Karan Joisher
10 posts
DAY 18: Approaches to avoid audio dropouts
2 years, 5 months ago Edited by Karan Joisher on Dec. 21, 2017, 10:16 a.m.
On day 18 timestamp 20:15 [url=https://hero.handmade.network/episode/code/day018], Casey mentions 4 approaches to help prevent audio dropouts. I couldn't understand those approaches properly, I'll mention what I have understood from the video:

1) Enforcing a frame rate: This means that we write code in such a way that we always finish the computation for the next frame within our target frame rate. Thus audio buffer will always contain some "meaningful" sound for a specific frame.

2) Overwrite next frame: Assuming that our target frame rate is 30fps we'll need to output 0.033 seconds worth of audio within 0.033 seconds. In this approach, if we are currently displaying frame A (i.e we are currently computing frame A + 1), then we'll write audio buffer with samples for frame A+1 and A+2 i.e we'll write 0.066 seconds worth of audio per frame.(How can we write audio samples for frame A+2 without knowing events that occur in frame A+1?)

3)Frame of lag: From what I understood, this is same as method (2)

4)Guard thread: A thread will run concurrently, if the thread sees that enough time is left to compute audio samples for frame A+1 then the thread will do nothing, else it will fill the audio buffer with samples for frame A+1(What will it fill in the audio buffer for frame A+1?Is it a copy of the samples in audio buffer for frame A?)

Can someone explain me these approaches and correct me if I am wrong.
Sorry if this is a really simple question with an obvious answer.

Simon Anciaux
786 posts
DAY 18: Approaches to avoid audio dropouts
2 years, 5 months ago
If you are at frame A (frame A is on the screen and sound for frame A is playing), you are computing frame B and sound for frame B.

In option 1: You output exactly 1 frame (16.6 ms) worth of audio each frame. If frame A has 16.6 ms worth of audio, the computation for frame B need to be less or equal than 16.6 ms otherwise there will be a gap in the sound buffer.
 `1` ```gap = length_of_computations_for_frame_B - 16.6 ```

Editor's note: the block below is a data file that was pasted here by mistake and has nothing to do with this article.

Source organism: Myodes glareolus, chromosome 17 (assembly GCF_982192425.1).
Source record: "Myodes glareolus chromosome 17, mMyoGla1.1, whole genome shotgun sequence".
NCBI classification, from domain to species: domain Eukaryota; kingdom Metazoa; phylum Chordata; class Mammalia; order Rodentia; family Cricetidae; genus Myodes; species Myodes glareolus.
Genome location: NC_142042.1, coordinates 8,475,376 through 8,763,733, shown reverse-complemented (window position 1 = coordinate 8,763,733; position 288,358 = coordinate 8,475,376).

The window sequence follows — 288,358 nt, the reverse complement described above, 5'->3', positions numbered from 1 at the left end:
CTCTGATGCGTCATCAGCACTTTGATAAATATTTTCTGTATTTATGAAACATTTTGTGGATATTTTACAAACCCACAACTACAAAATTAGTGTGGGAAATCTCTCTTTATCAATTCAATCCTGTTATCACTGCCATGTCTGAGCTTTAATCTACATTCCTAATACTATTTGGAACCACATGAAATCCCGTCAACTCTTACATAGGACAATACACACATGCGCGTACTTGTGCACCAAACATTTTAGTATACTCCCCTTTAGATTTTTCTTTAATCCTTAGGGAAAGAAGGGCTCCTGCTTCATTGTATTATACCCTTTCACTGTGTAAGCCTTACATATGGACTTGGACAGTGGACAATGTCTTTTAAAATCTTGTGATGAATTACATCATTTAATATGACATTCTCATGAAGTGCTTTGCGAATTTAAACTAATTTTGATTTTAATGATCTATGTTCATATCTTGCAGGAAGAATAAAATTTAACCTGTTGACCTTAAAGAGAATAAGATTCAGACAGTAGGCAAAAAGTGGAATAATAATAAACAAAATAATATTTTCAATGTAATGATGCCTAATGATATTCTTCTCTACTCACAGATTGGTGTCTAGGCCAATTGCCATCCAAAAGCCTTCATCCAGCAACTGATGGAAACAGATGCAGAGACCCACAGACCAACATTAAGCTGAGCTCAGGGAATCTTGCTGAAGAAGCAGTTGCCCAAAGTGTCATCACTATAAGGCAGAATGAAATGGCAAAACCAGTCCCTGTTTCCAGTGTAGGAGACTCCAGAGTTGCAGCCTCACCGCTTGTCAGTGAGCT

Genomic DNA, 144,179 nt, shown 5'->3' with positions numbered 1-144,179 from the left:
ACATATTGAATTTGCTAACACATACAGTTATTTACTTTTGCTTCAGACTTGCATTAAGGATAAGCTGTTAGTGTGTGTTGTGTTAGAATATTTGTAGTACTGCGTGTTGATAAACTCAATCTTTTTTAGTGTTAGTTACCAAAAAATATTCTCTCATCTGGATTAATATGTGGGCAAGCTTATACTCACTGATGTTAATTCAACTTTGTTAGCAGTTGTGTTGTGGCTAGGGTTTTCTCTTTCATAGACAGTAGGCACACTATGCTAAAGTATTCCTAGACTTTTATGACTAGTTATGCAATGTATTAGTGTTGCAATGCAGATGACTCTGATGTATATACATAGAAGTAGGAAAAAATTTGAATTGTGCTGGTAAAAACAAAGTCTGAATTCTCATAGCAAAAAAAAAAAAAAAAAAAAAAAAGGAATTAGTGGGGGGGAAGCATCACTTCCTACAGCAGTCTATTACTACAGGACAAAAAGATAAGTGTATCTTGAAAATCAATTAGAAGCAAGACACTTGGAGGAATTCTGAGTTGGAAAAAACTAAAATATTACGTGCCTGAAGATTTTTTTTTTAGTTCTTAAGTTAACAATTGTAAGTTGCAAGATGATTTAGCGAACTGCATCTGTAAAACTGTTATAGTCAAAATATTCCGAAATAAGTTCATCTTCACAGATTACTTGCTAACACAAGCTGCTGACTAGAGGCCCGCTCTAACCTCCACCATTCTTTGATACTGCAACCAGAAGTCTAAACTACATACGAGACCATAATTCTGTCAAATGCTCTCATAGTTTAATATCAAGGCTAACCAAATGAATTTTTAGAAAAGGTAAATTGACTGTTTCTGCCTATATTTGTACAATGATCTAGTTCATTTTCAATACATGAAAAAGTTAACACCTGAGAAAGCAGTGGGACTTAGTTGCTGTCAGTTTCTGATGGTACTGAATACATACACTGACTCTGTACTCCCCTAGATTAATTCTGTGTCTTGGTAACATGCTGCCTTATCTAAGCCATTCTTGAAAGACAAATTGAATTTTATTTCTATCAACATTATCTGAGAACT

The problem here is that the frame time always slightly changes, even with vsync on. So you generally need to add more samples than exactly one frame.

In option 2: You write more than a frame (lets say 2 frames) worth of audio so that if you miss your target frame rate there will be no gap. If your computation take less then a frame, the next frame will also write 2 frames but will overwrite the last frame that was outputted. The overwrite reduces the audio latency.
 ```1 2 3 4 5 6 7``` ```During frame A we output for B and C. B hit the framerate, so it output for C and D. C is overwritten. C miss the framerate, so it can't overwrite D because D started playing. It will only output E. [B][C][D][E] A - - B - - C - ```

This solution is not always possible. In direct sound I believe you can overwrite the sound buffer, but in WASAPI you can't.

In option 3: You always output one frame ahead. While playing frame A you output frame C, during frame B you output D... The first frame needs to fill 2 frame worth of audio. There is always one frame of latency.

In option 4: The audio processing is separated from the image processing. You fill the audio buffer with an amount of audio (could be less than a frame). When the buffer as been played, you fill it with the next values. This can be totally decoupled from the frame rate, you could for example update your audio 100 times a second. This solution has less latency. Remember that when playing a sound it will take more then a frame to be played so you "know" what to put next in the buffer.
Karan Joisher
10 posts
DAY 18: Approaches to avoid audio dropouts
2 years, 5 months ago
Thank you for the great explanation :)
I have one more doubt.

In option 2 considering your example, suppose a user provides some input that should create a explosion.
 ``` 1 2 3 4 5 6 7 8 9 10``` ```-> [Frame B is on screen and frame C being computed] Input provided on frame B -> [Frame C is on screen and Frame D is being computed] Input processed during frame C and image of explosion for frame D is created. C misses frame rate so now the audio for explosion is written for frame E. -> [Frame D is on screen and Frame E is being computed] Frame D with explosion image is being displayed(Ideally explosion audio should have been played here) -> [Frame E is on screen and Frame F is being computed] Frame E is being displayed and explosion audio is played here. ```

So the audio that ideally should have been played with image on frame D is now being played with image on Frame E causing a mismatch of audio and image.So my questions are:

Is the above made up scenario wrong? If frame C missed the frame rate would the image that should have been on Frame D be shifted on the timeline to be displayed on Frame E? Or the above scenario can actually happen and it would be perceived as 1 frame of audio lag?
Mārtiņš Možeiko
2072 posts / 1 project
DAY 18: Approaches to avoid audio dropouts
2 years, 5 months ago
Yes, this situation can happen and you will get one frame of lag for audio. Some games do this.
That's why some of sound API's are better (where you can get more direct access to buffer for overwriting data), and some API's worse.
Simon Anciaux
786 posts
DAY 18: Approaches to avoid audio dropouts
2 years, 5 months ago
In addition to what mmozeiko said: I may be wrong about this but if you have vsync on and miss the frame rate, the last frame is displayed twice. So in our case, C would be displayed twice, the D image would be displayed with E sound and they would be synchronized (the E image would become F).